For a Catalytic Entrepreneurial State

Since independence, there have been two sets of concerns, not entirely unconnected, raised about economic distribution in Guyana – and both have highlighted the issue of distributive justice. Firstly, there have been concerns about the overall economic policy of the Governments favouring their ethnic constituencies at the expense of the “other”. Charges of “discrimination and racism” are once again being made by elements in the African Guyanese community, echoing the similar cries of the Indians during the People’s National Congress’s rule between 1964 and 1992 and 2015-2020.
Secondly, there has been the historical complaint about uneven development geographically – specifically, that Demerara in general, and Georgetown in particular, receives a disproportionate share of the national developmental thrust. And while the rural communities are most underdeveloped, we yet again hear about “partiality”, as the People’s Progressive Party/Civic (PPP/C) Government attempts to rectify the situation. These complaints, which are grounded on a perception that justice is not being served, have been some of the main fuels to the ethnic fire. Development is seen as a zero-sum game.
What we have seen is that in severely-divided societies, governmental policies will not be judged by intentions but by results and even in that case, results will be judged by very subjective criteria. Certain policies, which may appear facially neutral, can have differential ethnic impact. Take for instance, a key plank in the economic strategy pushed by the multilaterals – agricultural development in Guyana. From a standpoint of comparative advantage, this makes sense for Guyana. But because of differential economic specialisation, as was demonstrated in the ‘60s, there will be ethnic concerns raised. It will be futile to argue that it is the most “economically feasible” choice. The economic policy of the Government is, therefore, very important in securing justice, and ethnic peace in Guyana.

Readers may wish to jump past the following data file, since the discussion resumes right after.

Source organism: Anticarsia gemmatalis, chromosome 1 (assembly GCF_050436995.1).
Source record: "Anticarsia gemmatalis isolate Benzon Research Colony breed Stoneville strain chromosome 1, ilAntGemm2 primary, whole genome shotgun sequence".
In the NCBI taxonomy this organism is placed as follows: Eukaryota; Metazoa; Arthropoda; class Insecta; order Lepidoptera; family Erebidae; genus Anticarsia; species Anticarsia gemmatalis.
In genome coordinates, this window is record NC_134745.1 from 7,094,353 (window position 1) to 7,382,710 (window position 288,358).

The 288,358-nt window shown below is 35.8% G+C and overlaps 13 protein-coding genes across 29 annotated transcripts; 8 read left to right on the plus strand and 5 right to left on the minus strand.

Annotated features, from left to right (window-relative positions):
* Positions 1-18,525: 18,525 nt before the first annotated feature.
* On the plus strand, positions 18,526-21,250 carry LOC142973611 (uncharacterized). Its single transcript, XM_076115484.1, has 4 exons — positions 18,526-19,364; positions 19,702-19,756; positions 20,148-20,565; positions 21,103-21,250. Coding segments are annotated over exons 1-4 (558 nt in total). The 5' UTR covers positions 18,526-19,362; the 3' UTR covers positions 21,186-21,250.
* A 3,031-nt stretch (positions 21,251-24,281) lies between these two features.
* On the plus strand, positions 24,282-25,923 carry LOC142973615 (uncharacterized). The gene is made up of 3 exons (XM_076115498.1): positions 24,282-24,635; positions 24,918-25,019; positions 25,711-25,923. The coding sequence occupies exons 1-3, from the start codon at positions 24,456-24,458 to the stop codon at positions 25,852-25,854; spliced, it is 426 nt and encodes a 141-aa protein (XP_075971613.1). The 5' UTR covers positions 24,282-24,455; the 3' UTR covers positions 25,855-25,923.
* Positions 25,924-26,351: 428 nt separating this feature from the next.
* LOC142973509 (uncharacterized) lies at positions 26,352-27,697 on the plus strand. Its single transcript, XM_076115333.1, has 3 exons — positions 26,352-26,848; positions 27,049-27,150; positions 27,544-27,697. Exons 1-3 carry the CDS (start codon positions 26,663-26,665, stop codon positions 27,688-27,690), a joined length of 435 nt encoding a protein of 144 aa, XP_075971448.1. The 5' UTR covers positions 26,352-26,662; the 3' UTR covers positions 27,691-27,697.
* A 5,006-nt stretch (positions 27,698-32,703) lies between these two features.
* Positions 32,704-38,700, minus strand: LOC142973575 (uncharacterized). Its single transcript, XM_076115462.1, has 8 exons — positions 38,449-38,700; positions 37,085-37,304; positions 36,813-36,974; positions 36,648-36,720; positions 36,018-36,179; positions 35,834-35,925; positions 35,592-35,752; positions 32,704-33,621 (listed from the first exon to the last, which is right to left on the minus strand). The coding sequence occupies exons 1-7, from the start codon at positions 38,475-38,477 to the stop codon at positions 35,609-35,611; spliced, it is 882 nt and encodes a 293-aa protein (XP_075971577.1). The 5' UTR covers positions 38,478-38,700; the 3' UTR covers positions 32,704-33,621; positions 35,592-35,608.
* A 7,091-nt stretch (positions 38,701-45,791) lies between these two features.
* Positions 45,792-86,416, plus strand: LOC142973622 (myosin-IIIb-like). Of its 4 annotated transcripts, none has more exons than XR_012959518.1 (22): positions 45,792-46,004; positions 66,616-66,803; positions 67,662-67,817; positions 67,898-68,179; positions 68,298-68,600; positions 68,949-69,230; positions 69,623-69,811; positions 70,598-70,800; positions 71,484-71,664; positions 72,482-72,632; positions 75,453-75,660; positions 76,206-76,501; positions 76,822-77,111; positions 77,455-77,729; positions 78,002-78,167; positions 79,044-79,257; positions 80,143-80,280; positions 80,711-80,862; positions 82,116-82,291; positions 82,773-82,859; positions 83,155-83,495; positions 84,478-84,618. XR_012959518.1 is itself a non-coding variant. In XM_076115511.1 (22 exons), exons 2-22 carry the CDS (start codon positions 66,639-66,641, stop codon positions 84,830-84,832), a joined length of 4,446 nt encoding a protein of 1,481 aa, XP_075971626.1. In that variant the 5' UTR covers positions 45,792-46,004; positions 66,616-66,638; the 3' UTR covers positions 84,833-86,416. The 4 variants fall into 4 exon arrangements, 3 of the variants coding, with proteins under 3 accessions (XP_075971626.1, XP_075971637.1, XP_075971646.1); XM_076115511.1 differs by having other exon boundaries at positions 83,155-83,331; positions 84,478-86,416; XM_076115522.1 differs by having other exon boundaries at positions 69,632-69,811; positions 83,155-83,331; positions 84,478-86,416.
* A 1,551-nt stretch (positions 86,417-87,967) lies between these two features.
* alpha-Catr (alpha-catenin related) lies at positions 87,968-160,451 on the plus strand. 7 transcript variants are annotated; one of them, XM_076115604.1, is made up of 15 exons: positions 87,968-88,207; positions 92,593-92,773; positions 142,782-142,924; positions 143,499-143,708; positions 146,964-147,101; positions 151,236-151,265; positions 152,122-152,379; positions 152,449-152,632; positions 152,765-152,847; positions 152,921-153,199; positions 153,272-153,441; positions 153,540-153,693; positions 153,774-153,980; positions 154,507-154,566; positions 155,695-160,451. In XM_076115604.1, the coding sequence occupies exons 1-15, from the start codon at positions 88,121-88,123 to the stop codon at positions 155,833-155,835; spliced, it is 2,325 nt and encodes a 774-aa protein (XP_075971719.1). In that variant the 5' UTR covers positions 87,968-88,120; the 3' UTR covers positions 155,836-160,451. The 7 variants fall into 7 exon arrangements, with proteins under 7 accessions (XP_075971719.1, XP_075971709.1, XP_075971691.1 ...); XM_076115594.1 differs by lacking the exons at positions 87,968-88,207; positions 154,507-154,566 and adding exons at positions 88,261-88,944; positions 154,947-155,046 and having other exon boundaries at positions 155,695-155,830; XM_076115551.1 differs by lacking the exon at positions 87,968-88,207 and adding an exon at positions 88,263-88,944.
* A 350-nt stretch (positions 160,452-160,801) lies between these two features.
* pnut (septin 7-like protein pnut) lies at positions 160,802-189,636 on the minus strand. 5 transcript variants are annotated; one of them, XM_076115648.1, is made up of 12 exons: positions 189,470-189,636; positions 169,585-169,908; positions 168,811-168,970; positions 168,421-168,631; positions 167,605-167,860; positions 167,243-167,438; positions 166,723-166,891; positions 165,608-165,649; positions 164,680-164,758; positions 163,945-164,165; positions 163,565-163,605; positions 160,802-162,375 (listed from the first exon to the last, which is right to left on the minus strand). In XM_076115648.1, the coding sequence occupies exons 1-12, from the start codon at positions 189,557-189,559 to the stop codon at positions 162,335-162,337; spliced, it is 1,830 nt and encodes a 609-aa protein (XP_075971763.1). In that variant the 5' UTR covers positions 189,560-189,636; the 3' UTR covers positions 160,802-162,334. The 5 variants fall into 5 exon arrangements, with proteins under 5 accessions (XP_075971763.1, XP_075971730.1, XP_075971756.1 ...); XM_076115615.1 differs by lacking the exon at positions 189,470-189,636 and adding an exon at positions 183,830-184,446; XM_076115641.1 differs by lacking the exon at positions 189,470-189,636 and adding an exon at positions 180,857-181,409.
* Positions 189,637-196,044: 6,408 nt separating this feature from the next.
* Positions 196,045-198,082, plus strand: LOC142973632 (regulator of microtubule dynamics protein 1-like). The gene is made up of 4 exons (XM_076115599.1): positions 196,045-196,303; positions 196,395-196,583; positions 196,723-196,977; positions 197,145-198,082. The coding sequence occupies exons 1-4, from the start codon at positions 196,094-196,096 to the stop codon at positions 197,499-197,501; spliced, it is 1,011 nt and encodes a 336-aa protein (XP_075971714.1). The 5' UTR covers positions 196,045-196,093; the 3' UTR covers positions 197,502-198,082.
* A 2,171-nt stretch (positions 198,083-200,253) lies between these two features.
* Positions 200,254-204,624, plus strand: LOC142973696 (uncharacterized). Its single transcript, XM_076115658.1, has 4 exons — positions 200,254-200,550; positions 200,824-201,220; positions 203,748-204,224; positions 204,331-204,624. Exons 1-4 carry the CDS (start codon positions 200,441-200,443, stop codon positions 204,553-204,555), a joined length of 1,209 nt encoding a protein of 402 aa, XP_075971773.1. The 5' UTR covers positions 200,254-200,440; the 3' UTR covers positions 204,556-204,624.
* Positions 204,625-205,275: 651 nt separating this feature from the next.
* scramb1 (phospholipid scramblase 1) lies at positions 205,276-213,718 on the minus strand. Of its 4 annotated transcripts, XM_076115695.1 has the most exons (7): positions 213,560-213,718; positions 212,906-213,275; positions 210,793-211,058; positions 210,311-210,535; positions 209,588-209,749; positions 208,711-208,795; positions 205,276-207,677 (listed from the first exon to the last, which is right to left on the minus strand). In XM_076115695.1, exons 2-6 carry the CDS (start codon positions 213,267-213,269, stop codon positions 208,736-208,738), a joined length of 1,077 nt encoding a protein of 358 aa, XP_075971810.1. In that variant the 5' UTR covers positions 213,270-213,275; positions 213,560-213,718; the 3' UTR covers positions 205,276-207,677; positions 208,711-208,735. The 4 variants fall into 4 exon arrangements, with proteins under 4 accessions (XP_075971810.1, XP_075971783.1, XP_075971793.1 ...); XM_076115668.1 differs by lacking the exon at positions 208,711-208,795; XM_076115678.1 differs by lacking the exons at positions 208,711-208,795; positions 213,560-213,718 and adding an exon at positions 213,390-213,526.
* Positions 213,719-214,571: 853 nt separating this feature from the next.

The Government will have to create the double-digit growth rates across our non-oil economy in all the regions that is necessary to give us the cushion and breadth of development to “raise all ethnic and regional boats”. And we emphasise the “non-oil economy”, since we will only be receiving 14.5% of the revenues from the oil industry. Most of those revenues will end up in the oil companies’ home countries so we should not become too excited about the touted astronomical growth rates that will supposedly “lead the region”.
To stimulate such a necessarily high growth rate, the creation of a Catalytic Entrepreneurial State (CES) is proposed. Guyana, as with many other Third World States, had a disastrous experience with State involvement in development during the ‘70s and ‘80s, and this has obviously soured the enthusiasm for dirigiste policies. Back in December President Irfaan Ali announced the launching of a “Wales Development Authority, (which) will be tasked with the development of not only agriculture but agro-industries, processing facilities, manufacturing, industrial development and this facility would see special incentives. These include tax and fiscal incentives aimed at attracting investment”.
The incentives are intended to encourage the Private Sector to make the necessary investments. But if these will mostly be coming from “outside”, we will not receive the full benefits. In that case, the Government itself should get involved by utilising capital from the Natural Resource Fund. However, there are already protests from some quarters about the Government’s proposed intervention to go ahead with the “gas-to-shore” project even though the goal is to cut the price of electricity by 85 per cent.
In our estimation, however, the State’s involvement must go beyond mere infrastructural development and consider getting into downstream activities in the O&G industry. For instance, since the natural gas to be brought onshore can be used to manufacture urea, which is needed for our sustainable agricultural development, the Government should consider the feasibility of setting up such a manufacturing facility.
The recently departed People’s National Congress (PNC)-led Government evidently agreed with the neo-liberal position that providing a stable macro-environment will attract enough investment to generate high economic growth. Unfortunately, while necessary, this approach is not sufficient to move us “from Third World to First”.